1) Chocolate: Easter is typically the top day for chocolate intoxication calls to the ASPCA Animal Poison Control Center, topping Christmas, Valentine’s Day and even Halloween. Why? Pets often find candy hidden around the house and yard or Easter baskets left unattended.
Solution: Make sure all candy is out of reach of pets at all times.
2) Lilies: True lilies and daylilies are a concern for acute kidney failure in cats. All homes with cats should be very careful with Easter lilies.
Solution: The APCC suggests lilies not enter the house with cats. However, if they must be there, make sure cats don’t have access to any part of the plant, including pollen, petals that fall or even the water the flowers were stored in – all can cause life-threatening problems.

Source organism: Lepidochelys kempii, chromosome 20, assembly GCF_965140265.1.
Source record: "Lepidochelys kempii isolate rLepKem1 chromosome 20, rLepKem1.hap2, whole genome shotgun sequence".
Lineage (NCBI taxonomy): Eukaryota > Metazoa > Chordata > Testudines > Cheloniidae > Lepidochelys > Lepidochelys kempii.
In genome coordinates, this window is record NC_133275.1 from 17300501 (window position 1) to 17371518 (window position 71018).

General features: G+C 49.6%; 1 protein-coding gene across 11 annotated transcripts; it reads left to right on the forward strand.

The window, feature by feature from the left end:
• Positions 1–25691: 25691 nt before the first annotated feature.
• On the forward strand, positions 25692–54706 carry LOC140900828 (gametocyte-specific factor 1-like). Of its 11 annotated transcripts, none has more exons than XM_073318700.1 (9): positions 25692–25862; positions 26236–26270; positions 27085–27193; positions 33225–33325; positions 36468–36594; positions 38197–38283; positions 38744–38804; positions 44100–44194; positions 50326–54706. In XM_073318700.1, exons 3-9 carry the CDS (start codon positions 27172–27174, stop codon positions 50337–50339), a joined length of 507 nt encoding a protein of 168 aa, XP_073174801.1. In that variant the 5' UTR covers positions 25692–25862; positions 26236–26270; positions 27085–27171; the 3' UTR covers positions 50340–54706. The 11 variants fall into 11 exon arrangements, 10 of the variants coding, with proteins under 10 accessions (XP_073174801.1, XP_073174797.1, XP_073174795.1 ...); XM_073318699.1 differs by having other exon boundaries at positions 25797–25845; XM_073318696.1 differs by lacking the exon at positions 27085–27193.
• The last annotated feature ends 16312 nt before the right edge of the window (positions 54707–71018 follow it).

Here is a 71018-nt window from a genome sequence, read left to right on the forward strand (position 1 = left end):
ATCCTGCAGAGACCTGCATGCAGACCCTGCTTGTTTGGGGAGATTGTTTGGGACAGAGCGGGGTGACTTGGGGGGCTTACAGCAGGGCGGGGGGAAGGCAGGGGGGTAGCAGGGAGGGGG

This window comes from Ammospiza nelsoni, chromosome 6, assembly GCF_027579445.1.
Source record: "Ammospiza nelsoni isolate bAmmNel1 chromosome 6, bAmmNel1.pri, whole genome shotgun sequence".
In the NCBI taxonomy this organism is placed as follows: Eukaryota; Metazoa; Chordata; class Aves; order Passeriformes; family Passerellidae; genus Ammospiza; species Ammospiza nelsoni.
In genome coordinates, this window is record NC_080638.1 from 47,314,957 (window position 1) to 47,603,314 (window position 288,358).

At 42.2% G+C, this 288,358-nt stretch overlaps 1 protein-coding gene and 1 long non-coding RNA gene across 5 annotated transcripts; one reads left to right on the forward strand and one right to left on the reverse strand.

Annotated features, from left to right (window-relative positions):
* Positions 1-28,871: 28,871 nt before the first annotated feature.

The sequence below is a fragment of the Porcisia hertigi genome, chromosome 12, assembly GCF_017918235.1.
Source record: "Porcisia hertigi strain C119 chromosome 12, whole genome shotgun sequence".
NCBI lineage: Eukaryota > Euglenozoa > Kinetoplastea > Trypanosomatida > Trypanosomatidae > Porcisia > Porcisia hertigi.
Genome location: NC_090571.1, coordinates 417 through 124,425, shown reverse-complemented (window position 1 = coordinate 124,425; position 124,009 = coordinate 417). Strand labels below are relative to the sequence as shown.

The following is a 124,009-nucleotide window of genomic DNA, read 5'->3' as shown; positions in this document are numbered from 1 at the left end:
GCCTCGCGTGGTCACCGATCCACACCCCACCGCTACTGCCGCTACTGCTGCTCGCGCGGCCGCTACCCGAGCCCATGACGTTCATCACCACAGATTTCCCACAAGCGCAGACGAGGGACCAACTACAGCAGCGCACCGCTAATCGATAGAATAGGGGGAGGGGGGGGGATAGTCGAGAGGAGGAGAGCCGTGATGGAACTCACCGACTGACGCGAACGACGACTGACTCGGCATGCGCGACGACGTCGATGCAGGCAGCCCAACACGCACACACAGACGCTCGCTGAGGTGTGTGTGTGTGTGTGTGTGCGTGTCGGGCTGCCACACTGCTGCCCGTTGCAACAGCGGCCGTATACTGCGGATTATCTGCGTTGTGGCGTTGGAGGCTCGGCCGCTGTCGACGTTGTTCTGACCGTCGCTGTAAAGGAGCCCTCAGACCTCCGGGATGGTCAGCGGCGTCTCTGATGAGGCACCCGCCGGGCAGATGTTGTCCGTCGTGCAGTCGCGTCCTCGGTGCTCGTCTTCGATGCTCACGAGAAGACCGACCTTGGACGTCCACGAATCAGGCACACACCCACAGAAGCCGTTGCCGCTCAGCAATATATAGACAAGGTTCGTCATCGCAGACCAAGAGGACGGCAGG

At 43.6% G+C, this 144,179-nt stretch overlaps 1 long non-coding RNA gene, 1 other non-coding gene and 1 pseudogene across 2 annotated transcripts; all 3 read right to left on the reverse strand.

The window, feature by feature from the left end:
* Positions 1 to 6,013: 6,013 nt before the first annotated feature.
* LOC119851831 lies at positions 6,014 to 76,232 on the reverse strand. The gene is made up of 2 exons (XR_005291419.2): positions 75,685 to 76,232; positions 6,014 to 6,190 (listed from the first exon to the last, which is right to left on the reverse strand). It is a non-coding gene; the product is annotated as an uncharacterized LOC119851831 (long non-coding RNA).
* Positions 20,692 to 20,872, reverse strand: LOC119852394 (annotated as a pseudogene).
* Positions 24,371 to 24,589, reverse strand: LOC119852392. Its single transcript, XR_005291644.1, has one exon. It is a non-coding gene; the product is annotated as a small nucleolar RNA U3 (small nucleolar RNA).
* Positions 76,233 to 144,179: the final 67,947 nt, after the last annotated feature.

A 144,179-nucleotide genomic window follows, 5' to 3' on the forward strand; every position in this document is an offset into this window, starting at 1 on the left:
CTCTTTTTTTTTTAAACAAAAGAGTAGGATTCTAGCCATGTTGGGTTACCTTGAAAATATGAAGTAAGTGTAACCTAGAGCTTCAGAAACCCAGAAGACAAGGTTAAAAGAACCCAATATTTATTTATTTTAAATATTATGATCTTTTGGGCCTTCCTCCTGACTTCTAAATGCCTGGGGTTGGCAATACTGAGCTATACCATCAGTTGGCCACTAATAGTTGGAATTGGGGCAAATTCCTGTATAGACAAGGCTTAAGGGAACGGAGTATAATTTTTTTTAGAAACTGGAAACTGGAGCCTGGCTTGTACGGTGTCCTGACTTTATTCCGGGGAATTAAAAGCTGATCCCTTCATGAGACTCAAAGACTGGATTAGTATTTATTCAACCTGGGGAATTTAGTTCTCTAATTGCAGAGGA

3) Easter Basket Grass: The plastic grass that is found in Easter baskets is appealing to pets and can cause a life-threatening gastrointestinal obstruction which can require surgery to resolve.
Solution: Don’t leave Easter grass lying outside on the lawn after festivities are over. Keep grass out of the reach of all pets while in the house and dispose of used grass in pet-proof container.
4) Foods: Onions, garlic, macadamia nuts, grapes and raisins are common toxic foods pets ingest, and many foods that aren’t toxic may cause stomach upset or lead to pancreatitis.
Solution: Don’t leave scraps on the table or counter unattended, and dispose of uneaten food in pet-proof containers.
5) Herbicides: Easter often brings springtime yard work, leading to animals ingesting herbicides. Pets love the salty taste and may ingest mist in the air while the products are being sprayed.
Solution: Keep all herbicides where pets can’t chew or puncture bottles and make sure lawns are dry before letting pets outside. While many herbicides are not highly toxic, any exposure warrants a call to the vet.